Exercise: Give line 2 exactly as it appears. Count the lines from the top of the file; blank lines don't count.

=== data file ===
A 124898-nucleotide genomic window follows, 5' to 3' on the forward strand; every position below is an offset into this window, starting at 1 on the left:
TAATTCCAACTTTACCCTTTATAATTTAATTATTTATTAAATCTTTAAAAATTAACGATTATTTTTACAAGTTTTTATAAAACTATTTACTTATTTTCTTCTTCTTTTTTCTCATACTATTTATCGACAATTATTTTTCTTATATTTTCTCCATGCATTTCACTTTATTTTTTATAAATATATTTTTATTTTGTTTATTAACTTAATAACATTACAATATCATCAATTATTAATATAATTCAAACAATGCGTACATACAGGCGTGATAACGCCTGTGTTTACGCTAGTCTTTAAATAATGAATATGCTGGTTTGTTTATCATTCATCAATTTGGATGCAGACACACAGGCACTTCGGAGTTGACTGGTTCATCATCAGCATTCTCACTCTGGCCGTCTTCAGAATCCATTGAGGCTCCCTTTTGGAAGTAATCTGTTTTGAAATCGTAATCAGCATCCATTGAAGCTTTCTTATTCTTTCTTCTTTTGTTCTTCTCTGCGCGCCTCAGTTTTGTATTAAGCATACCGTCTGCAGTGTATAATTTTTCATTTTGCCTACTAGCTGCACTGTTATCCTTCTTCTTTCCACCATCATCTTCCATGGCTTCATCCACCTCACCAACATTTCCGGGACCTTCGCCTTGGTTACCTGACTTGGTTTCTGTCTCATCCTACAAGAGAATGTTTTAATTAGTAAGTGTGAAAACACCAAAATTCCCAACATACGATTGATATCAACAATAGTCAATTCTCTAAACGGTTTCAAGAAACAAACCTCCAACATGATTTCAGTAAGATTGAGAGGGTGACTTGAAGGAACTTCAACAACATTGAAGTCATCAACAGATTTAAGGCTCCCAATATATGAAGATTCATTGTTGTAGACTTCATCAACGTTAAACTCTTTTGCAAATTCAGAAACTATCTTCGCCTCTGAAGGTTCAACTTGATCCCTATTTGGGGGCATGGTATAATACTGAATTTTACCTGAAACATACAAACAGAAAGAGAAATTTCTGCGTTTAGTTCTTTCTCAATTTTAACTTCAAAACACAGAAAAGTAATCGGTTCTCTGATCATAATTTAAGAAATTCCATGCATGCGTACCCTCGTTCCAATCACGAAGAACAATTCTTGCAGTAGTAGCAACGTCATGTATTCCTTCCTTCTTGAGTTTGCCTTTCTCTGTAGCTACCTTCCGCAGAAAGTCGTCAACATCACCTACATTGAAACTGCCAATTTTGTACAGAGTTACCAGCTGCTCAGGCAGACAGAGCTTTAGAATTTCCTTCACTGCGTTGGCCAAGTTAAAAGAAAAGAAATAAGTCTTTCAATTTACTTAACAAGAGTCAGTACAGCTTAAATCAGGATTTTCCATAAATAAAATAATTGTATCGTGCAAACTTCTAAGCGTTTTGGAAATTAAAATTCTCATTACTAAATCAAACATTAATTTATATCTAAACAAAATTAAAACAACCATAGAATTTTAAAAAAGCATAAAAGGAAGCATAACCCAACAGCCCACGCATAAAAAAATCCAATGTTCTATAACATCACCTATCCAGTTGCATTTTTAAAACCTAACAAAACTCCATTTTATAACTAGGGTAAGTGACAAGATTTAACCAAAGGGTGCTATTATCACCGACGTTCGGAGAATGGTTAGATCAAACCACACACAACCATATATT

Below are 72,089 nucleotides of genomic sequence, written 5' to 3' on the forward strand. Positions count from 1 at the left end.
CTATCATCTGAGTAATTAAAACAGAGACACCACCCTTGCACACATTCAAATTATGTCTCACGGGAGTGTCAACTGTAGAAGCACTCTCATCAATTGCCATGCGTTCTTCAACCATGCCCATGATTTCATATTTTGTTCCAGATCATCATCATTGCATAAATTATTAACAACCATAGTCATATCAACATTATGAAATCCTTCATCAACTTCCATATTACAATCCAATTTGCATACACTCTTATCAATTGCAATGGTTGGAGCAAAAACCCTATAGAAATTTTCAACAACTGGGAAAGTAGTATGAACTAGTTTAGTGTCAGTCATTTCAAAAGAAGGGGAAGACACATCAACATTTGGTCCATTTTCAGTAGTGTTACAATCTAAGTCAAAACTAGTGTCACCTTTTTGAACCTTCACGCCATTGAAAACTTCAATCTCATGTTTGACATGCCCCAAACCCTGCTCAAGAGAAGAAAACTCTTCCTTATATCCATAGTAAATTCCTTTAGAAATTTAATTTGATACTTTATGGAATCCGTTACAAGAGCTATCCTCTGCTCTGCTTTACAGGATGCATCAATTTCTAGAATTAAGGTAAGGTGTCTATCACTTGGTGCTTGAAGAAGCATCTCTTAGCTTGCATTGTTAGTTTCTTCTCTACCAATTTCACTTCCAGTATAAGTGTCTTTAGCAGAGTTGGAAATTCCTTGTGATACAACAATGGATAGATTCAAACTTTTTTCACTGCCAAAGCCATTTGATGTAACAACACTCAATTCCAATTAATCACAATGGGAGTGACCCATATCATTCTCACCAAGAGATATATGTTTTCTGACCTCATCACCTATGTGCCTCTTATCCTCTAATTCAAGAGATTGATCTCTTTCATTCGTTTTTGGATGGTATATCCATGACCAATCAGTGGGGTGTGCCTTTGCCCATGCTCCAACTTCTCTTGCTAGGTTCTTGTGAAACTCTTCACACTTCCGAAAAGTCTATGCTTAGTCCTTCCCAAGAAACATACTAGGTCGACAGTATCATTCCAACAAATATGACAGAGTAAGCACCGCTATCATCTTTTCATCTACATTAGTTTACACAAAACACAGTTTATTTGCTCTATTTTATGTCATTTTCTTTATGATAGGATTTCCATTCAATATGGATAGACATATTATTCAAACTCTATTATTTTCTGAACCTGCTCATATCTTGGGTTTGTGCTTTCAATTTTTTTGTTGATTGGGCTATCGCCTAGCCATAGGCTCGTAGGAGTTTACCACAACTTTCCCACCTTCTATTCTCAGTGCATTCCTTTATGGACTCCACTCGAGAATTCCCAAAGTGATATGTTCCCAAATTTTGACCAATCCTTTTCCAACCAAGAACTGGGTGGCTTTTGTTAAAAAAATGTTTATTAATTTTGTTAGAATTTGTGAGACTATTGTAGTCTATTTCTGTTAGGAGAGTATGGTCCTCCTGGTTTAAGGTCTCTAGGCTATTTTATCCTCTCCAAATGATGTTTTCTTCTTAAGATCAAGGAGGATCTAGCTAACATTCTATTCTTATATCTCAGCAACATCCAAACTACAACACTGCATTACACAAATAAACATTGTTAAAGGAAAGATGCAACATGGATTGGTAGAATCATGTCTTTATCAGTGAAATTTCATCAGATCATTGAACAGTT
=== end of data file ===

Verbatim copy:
TAATTCCAACTTTACCCTTTATAATTTAATTATTTATTAAATCTTTAAAAATTAACGATTATTTTTACAAGTTTTTATAAAACTATTTACTTATTTTCTTCTTCTTTTTTCTCATACTATTTATCGACAATTATTTTTCTTATATTTTCTCCATGCATTTCACTTTATTTTTTATAAATATATTTTTATTTTGTTTATTAACTTAATAACATTACAATATCATCAATTATTAATATAATTCAAACAATGCGTACATACAGGCGTGATAACGCCTGTGTTTACGCTAGTCTTTAAATAATGAATATGCTGGTTTGTTTATCATTCATCAATTTGGATGCAGACACACAGGCACTTCGGAGTTGACTGGTTCATCATCAGCATTCTCACTCTGGCCGTCTTCAGAATCCATTGAGGCTCCCTTTTGGAAGTAATCTGTTTTGAAATCGTAATCAGCATCCATTGAAGCTTTCTTATTCTTTCTTCTTTTGTTCTTCTCTGCGCGCCTCAGTTTTGTATTAAGCATACCGTCTGCAGTGTATAATTTTTCATTTTGCCTACTAGCTGCACTGTTATCCTTCTTCTTTCCACCATCATCTTCCATGGCTTCATCCACCTCACCAACATTTCCGGGACCTTCGCCTTGGTTACCTGACTTGGTTTCTGTCTCATCCTACAAGAGAATGTTTTAATTAGTAAGTGTGAAAACACCAAAATTCCCAACATACGATTGATATCAACAATAGTCAATTCTCTAAACGGTTTCAAGAAACAAACCTCCAACATGATTTCAGTAAGATTGAGAGGGTGACTTGAAGGAACTTCAACAACATTGAAGTCATCAACAGATTTAAGGCTCCCAATATATGAAGATTCATTGTTGTAGACTTCATCAACGTTAAACTCTTTTGCAAATTCAGAAACTATCTTCGCCTCTGAAGGTTCAACTTGATCCCTATTTGGGGGCATGGTATAATACTGAATTTTACCTGAAACATACAAACAGAAAGAGAAATTTCTGCGTTTAGTTCTTTCTCAATTTTAACTTCAAAACACAGAAAAGTAATCGGTTCTCTGATCATAATTTAAGAAATTCCATGCATGCGTACCCTCGTTCCAATCACGAAGAACAATTCTTGCAGTAGTAGCAACGTCATGTATTCCTTCCTTCTTGAGTTTGCCTTTCTCTGTAGCTACCTTCCGCAGAAAGTCGTCAACATCACCTACATTGAAACTGCCAATTTTGTACAGAGTTACCAGCTGCTCAGGCAGACAGAGCTTTAGAATTTCCTTCACTGCGTTGGCCAAGTTAAAAGAAAAGAAATAAGTCTTTCAATTTACTTAACAAGAGTCAGTACAGCTTAAATCAGGATTTTCCATAAATAAAATAATTGTATCGTGCAAACTTCTAAGCGTTTTGGAAATTAAAATTCTCATTACTAAATCAAACATTAATTTATATCTAAACAAAATTAAAACAACCATAGAATTTTAAAAAAGCATAAAAGGAAGCATAACCCAACAGCCCACGCATAAAAAAATCCAATGTTCTATAACATCACCTATCCAGTTGCATTTTTAAAACCTAACAAAACTCCATTTTATAACTAGGGTAAGTGACAAGATTTAACCAAAGGGTGCTATTATCACCGACGTTCGGAGAATGGTTAGATCAAACCACACACAACCATATATT